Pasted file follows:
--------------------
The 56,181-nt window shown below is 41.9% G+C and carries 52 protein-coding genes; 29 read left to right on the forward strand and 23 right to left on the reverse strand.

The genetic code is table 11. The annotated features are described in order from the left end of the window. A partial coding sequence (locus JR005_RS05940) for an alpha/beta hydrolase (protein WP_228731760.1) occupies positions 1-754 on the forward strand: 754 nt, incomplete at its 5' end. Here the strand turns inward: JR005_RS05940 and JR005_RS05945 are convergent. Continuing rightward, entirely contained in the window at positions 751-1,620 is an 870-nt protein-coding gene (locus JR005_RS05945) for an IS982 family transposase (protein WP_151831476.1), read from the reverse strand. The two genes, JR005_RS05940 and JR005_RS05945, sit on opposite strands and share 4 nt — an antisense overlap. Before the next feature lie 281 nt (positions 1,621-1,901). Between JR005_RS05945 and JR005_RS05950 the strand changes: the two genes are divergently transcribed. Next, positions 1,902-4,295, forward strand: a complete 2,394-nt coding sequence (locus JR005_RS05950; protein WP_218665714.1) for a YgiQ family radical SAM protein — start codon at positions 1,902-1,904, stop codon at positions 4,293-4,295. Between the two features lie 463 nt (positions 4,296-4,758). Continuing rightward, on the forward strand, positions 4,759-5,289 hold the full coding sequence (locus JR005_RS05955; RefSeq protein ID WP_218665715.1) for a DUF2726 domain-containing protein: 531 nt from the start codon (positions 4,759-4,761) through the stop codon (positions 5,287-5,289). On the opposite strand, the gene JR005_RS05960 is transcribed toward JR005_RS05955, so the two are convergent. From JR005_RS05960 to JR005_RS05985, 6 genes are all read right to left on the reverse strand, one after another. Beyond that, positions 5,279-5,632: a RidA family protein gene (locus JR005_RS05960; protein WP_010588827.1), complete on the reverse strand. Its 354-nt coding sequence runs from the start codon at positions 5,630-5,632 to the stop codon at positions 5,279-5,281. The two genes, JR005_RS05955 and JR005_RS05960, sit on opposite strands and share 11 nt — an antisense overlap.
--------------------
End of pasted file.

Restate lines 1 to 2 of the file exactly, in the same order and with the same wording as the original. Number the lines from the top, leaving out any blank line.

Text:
The 56,181-nt window shown below is 41.9% G+C and carries 52 protein-coding genes; 29 read left to right on the forward strand and 23 right to left on the reverse strand.

The genetic code is table 11. The annotated features are described in order from the left end of the window. A partial coding sequence (locus JR005_RS05940) for an alpha/beta hydrolase (protein WP_228731760.1) occupies positions 1-754 on the forward strand: 754 nt, incomplete at its 5' end. Here the strand turns inward: JR005_RS05940 and JR005_RS05945 are convergent. Continuing rightward, entirely contained in the window at positions 751-1,620 is an 870-nt protein-coding gene (locus JR005_RS05945) for an IS982 family transposase (protein WP_151831476.1), read from the reverse strand. The two genes, JR005_RS05940 and JR005_RS05945, sit on opposite strands and share 4 nt — an antisense overlap. Before the next feature lie 281 nt (positions 1,621-1,901). Between JR005_RS05945 and JR005_RS05950 the strand changes: the two genes are divergently transcribed. Next, positions 1,902-4,295, forward strand: a complete 2,394-nt coding sequence (locus JR005_RS05950; protein WP_218665714.1) for a YgiQ family radical SAM protein — start codon at positions 1,902-1,904, stop codon at positions 4,293-4,295. Between the two features lie 463 nt (positions 4,296-4,758). Continuing rightward, on the forward strand, positions 4,759-5,289 hold the full coding sequence (locus JR005_RS05955; RefSeq protein ID WP_218665715.1) for a DUF2726 domain-containing protein: 531 nt from the start codon (positions 4,759-4,761) through the stop codon (positions 5,287-5,289). On the opposite strand, the gene JR005_RS05960 is transcribed toward JR005_RS05955, so the two are convergent. From JR005_RS05960 to JR005_RS05985, 6 genes are all read right to left on the reverse strand, one after another. Beyond that, positions 5,279-5,632: a RidA family protein gene (locus JR005_RS05960; protein WP_010588827.1), complete on the reverse strand. Its 354-nt coding sequence runs from the start codon at positions 5,630-5,632 to the stop codon at positions 5,279-5,281. The two genes, JR005_RS05955 and JR005_RS05960, sit on opposite strands and share 11 nt — an antisense overlap.